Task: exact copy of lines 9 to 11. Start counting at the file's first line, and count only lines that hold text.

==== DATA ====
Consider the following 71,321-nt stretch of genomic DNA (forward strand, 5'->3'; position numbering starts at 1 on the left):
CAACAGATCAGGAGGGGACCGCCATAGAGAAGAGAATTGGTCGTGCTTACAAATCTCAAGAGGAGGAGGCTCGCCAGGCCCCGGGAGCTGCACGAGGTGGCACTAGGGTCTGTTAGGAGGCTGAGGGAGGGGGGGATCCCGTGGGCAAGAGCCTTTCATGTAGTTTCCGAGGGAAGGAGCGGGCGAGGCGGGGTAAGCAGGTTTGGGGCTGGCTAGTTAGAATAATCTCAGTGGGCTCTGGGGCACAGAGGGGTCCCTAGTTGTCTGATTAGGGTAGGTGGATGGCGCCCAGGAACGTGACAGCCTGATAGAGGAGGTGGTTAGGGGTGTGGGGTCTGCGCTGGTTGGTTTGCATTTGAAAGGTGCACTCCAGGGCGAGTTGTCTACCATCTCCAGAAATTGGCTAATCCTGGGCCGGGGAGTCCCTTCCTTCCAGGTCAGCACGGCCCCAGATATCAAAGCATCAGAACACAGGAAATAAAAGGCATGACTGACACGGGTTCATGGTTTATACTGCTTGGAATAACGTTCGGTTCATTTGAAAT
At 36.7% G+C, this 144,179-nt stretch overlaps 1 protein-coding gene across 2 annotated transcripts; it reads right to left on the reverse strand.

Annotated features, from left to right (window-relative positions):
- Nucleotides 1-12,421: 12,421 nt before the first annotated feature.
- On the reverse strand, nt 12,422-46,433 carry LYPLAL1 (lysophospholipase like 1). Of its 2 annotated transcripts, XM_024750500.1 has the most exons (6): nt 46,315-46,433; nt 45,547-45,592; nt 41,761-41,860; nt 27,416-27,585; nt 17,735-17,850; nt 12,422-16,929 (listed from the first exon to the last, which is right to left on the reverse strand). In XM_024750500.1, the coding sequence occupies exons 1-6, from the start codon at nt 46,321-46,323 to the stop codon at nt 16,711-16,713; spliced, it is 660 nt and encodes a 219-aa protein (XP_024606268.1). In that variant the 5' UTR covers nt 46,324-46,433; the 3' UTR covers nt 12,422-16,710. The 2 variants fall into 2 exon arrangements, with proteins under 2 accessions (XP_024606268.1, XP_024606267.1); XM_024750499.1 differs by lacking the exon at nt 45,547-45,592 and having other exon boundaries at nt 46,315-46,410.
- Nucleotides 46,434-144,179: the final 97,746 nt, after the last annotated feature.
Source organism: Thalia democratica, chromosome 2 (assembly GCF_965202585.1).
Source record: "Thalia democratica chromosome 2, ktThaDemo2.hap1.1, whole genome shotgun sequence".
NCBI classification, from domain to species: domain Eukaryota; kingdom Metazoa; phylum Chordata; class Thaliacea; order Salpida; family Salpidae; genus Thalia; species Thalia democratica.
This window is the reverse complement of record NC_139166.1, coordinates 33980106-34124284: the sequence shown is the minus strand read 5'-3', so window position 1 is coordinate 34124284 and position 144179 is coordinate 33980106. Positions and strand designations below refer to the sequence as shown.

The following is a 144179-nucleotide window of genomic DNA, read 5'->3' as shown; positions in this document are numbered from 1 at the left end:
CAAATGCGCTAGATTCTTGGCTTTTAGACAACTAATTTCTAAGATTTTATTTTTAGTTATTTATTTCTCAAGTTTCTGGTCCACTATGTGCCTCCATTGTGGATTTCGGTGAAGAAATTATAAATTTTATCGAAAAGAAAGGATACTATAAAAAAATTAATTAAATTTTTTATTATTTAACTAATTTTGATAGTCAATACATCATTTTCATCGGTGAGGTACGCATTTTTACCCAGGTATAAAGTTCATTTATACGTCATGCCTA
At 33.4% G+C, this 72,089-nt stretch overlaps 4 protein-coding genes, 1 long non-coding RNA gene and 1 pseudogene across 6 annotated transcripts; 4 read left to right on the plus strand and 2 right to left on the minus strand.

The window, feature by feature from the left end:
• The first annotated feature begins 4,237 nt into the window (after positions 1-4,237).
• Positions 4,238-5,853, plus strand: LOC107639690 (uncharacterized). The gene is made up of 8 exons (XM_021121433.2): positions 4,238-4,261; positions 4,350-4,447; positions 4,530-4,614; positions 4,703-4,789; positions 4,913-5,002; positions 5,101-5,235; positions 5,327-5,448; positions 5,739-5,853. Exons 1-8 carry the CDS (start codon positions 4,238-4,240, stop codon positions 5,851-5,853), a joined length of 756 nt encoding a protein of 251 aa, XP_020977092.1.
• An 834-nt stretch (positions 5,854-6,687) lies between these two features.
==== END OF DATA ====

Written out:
Source record: "Thalia democratica chromosome 2, ktThaDemo2.hap1.1, whole genome shotgun sequence".
NCBI classification, from domain to species: domain Eukaryota; kingdom Metazoa; phylum Chordata; class Thaliacea; order Salpida; family Salpidae; genus Thalia; species Thalia democratica.
This window is the reverse complement of record NC_139166.1, coordinates 33980106-34124284: the sequence shown is the minus strand read 5'-3', so window position 1 is coordinate 34124284 and position 144179 is coordinate 33980106. Positions and strand designations below refer to the sequence as shown.